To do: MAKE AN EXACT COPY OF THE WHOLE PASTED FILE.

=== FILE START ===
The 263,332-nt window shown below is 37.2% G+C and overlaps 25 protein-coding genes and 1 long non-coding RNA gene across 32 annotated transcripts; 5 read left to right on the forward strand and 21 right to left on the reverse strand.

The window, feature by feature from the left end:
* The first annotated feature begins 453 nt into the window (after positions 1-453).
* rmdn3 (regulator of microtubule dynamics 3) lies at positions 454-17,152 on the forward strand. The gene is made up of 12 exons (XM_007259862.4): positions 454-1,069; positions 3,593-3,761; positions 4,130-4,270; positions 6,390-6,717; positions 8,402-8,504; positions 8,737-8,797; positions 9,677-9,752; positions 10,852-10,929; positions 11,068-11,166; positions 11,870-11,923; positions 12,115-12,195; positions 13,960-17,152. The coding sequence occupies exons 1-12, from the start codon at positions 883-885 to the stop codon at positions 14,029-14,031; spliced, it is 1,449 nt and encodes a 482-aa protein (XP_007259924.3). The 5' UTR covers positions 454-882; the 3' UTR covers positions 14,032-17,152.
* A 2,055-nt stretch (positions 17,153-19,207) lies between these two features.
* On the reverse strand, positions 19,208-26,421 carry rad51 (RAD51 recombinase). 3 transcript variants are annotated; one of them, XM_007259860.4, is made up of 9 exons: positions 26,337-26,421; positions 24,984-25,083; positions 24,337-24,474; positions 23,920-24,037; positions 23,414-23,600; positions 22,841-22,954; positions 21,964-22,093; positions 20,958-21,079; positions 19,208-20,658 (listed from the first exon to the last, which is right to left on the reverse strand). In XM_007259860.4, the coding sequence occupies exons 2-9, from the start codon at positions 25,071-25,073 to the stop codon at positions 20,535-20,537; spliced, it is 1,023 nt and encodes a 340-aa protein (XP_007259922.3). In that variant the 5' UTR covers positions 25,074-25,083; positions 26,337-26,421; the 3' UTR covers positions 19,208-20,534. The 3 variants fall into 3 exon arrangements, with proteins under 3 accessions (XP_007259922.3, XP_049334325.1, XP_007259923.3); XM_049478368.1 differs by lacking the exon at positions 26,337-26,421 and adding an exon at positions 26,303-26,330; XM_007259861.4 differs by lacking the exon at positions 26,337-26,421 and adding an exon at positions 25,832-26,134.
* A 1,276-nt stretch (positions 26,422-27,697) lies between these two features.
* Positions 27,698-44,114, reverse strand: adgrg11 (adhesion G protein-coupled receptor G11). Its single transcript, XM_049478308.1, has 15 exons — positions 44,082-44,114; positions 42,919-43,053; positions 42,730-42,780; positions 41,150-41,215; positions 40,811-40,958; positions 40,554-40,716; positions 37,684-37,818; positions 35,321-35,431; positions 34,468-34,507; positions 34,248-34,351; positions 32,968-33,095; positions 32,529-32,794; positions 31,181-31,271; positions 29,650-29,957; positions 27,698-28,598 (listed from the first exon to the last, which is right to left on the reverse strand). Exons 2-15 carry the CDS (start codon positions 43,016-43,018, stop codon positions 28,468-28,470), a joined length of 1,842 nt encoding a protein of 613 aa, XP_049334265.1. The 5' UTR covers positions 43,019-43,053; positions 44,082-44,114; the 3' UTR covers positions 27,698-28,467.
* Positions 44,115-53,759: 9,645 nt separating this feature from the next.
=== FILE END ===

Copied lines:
The 263,332-nt window shown below is 37.2% G+C and overlaps 25 protein-coding genes and 1 long non-coding RNA gene across 32 annotated transcripts; 5 read left to right on the forward strand and 21 right to left on the reverse strand.

The window, feature by feature from the left end:
* The first annotated feature begins 453 nt into the window (after positions 1-453).
* rmdn3 (regulator of microtubule dynamics 3) lies at positions 454-17,152 on the forward strand. The gene is made up of 12 exons (XM_007259862.4): positions 454-1,069; positions 3,593-3,761; positions 4,130-4,270; positions 6,390-6,717; positions 8,402-8,504; positions 8,737-8,797; positions 9,677-9,752; positions 10,852-10,929; positions 11,068-11,166; positions 11,870-11,923; positions 12,115-12,195; positions 13,960-17,152. The coding sequence occupies exons 1-12, from the start codon at positions 883-885 to the stop codon at positions 14,029-14,031; spliced, it is 1,449 nt and encodes a 482-aa protein (XP_007259924.3). The 5' UTR covers positions 454-882; the 3' UTR covers positions 14,032-17,152.
* A 2,055-nt stretch (positions 17,153-19,207) lies between these two features.
* On the reverse strand, positions 19,208-26,421 carry rad51 (RAD51 recombinase). 3 transcript variants are annotated; one of them, XM_007259860.4, is made up of 9 exons: positions 26,337-26,421; positions 24,984-25,083; positions 24,337-24,474; positions 23,920-24,037; positions 23,414-23,600; positions 22,841-22,954; positions 21,964-22,093; positions 20,958-21,079; positions 19,208-20,658 (listed from the first exon to the last, which is right to left on the reverse strand). In XM_007259860.4, the coding sequence occupies exons 2-9, from the start codon at positions 25,071-25,073 to the stop codon at positions 20,535-20,537; spliced, it is 1,023 nt and encodes a 340-aa protein (XP_007259922.3). In that variant the 5' UTR covers positions 25,074-25,083; positions 26,337-26,421; the 3' UTR covers positions 19,208-20,534. The 3 variants fall into 3 exon arrangements, with proteins under 3 accessions (XP_007259922.3, XP_049334325.1, XP_007259923.3); XM_049478368.1 differs by lacking the exon at positions 26,337-26,421 and adding an exon at positions 26,303-26,330; XM_007259861.4 differs by lacking the exon at positions 26,337-26,421 and adding an exon at positions 25,832-26,134.
* A 1,276-nt stretch (positions 26,422-27,697) lies between these two features.
* Positions 27,698-44,114, reverse strand: adgrg11 (adhesion G protein-coupled receptor G11). Its single transcript, XM_049478308.1, has 15 exons — positions 44,082-44,114; positions 42,919-43,053; positions 42,730-42,780; positions 41,150-41,215; positions 40,811-40,958; positions 40,554-40,716; positions 37,684-37,818; positions 35,321-35,431; positions 34,468-34,507; positions 34,248-34,351; positions 32,968-33,095; positions 32,529-32,794; positions 31,181-31,271; positions 29,650-29,957; positions 27,698-28,598 (listed from the first exon to the last, which is right to left on the reverse strand). Exons 2-15 carry the CDS (start codon positions 43,016-43,018, stop codon positions 28,468-28,470), a joined length of 1,842 nt encoding a protein of 613 aa, XP_049334265.1. The 5' UTR covers positions 43,019-43,053; positions 44,082-44,114; the 3' UTR covers positions 27,698-28,467.
* Positions 44,115-53,759: 9,645 nt separating this feature from the next.